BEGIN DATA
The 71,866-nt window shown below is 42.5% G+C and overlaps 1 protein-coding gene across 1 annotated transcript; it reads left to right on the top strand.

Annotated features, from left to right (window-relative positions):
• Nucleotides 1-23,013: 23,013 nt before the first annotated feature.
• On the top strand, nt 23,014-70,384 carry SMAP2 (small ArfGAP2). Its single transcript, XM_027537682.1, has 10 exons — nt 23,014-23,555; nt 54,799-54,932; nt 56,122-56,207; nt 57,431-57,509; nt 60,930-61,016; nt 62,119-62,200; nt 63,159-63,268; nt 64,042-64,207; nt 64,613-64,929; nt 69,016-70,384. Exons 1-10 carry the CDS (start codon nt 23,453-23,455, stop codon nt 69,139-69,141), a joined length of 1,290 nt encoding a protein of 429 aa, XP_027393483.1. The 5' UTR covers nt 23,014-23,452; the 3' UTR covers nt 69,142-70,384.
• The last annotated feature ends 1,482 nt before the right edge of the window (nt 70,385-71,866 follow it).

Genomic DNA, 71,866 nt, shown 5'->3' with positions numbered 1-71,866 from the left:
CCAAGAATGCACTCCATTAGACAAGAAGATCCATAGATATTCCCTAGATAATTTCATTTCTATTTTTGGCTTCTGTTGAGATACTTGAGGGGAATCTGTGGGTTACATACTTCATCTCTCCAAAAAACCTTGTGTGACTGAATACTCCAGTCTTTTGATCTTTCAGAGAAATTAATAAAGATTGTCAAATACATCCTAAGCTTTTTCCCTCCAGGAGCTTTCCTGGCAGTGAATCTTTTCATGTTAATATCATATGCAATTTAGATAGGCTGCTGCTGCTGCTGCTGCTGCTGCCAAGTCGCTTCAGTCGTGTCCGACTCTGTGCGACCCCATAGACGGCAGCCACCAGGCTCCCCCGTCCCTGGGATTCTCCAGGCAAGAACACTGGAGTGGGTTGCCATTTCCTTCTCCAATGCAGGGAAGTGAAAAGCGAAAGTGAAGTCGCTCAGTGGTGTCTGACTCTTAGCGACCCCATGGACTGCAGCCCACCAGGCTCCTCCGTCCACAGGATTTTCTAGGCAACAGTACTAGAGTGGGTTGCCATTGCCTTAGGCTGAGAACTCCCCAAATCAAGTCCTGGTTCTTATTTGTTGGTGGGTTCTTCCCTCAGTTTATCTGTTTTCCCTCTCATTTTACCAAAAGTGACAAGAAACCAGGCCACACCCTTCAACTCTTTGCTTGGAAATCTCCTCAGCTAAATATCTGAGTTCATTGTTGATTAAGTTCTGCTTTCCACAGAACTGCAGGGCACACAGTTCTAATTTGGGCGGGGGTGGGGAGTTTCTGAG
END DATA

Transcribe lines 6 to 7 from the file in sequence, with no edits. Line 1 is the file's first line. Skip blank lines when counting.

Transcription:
Genomic DNA, 71,866 nt, shown 5'->3' with positions numbered 1-71,866 from the left:
CCAAGAATGCACTCCATTAGACAAGAAGATCCATAGATATTCCCTAGATAATTTCATTTCTATTTTTGGCTTCTGTTGAGATACTTGAGGGGAATCTGTGGGTTACATACTTCATCTCTCCAAAAAACCTTGTGTGACTGAATACTCCAGTCTTTTGATCTTTCAGAGAAATTAATAAAGATTGTCAAATACATCCTAAGCTTTTTCCCTCCAGGAGCTTTCCTGGCAGTGAATCTTTTCATGTTAATATCATATGCAATTTAGATAGGCTGCTGCTGCTGCTGCTGCTGCTGCCAAGTCGCTTCAGTCGTGTCCGACTCTGTGCGACCCCATAGACGGCAGCCACCAGGCTCCCCCGTCCCTGGGATTCTCCAGGCAAGAACACTGGAGTGGGTTGCCATTTCCTTCTCCAATGCAGGGAAGTGAAAAGCGAAAGTGAAGTCGCTCAGTGGTGTCTGACTCTTAGCGACCCCATGGACTGCAGCCCACCAGGCTCCTCCGTCCACAGGATTTTCTAGGCAACAGTACTAGAGTGGGTTGCCATTGCCTTAGGCTGAGAACTCCCCAAATCAAGTCCTGGTTCTTATTTGTTGGTGGGTTCTTCCCTCAGTTTATCTGTTTTCCCTCTCATTTTACCAAAAGTGACAAGAAACCAGGCCACACCCTTCAACTCTTTGCTTGGAAATCTCCTCAGCTAAATATCTGAGTTCATTGTTGATTAAGTTCTGCTTTCCACAGAACTGCAGGGCACACAGTTCTAATTTGGGCGGGGGTGGGGAGTTTCTGAG